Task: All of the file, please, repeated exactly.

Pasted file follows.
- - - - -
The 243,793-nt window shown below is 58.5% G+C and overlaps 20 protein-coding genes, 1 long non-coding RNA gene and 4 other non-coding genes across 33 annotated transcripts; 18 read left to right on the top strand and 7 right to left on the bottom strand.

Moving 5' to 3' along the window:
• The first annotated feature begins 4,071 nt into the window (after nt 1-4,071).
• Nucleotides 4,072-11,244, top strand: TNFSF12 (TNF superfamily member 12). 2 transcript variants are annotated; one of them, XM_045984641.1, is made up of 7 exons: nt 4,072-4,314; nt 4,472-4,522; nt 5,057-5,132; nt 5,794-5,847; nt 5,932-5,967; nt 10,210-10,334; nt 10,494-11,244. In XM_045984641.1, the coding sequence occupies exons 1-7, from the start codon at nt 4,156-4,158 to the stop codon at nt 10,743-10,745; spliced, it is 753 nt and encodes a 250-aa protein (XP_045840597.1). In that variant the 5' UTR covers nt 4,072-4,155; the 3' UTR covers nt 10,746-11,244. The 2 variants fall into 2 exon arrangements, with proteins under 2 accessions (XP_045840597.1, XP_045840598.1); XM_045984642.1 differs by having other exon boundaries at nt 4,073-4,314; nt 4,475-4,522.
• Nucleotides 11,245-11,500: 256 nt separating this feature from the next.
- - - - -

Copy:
The 243,793-nt window shown below is 58.5% G+C and overlaps 20 protein-coding genes, 1 long non-coding RNA gene and 4 other non-coding genes across 33 annotated transcripts; 18 read left to right on the top strand and 7 right to left on the bottom strand.

Moving 5' to 3' along the window:
• The first annotated feature begins 4,071 nt into the window (after nt 1-4,071).
• Nucleotides 4,072-11,244, top strand: TNFSF12 (TNF superfamily member 12). 2 transcript variants are annotated; one of them, XM_045984641.1, is made up of 7 exons: nt 4,072-4,314; nt 4,472-4,522; nt 5,057-5,132; nt 5,794-5,847; nt 5,932-5,967; nt 10,210-10,334; nt 10,494-11,244. In XM_045984641.1, the coding sequence occupies exons 1-7, from the start codon at nt 4,156-4,158 to the stop codon at nt 10,743-10,745; spliced, it is 753 nt and encodes a 250-aa protein (XP_045840597.1). In that variant the 5' UTR covers nt 4,072-4,155; the 3' UTR covers nt 10,746-11,244. The 2 variants fall into 2 exon arrangements, with proteins under 2 accessions (XP_045840597.1, XP_045840598.1); XM_045984642.1 differs by having other exon boundaries at nt 4,073-4,314; nt 4,475-4,522.
• Nucleotides 11,245-11,500: 256 nt separating this feature from the next.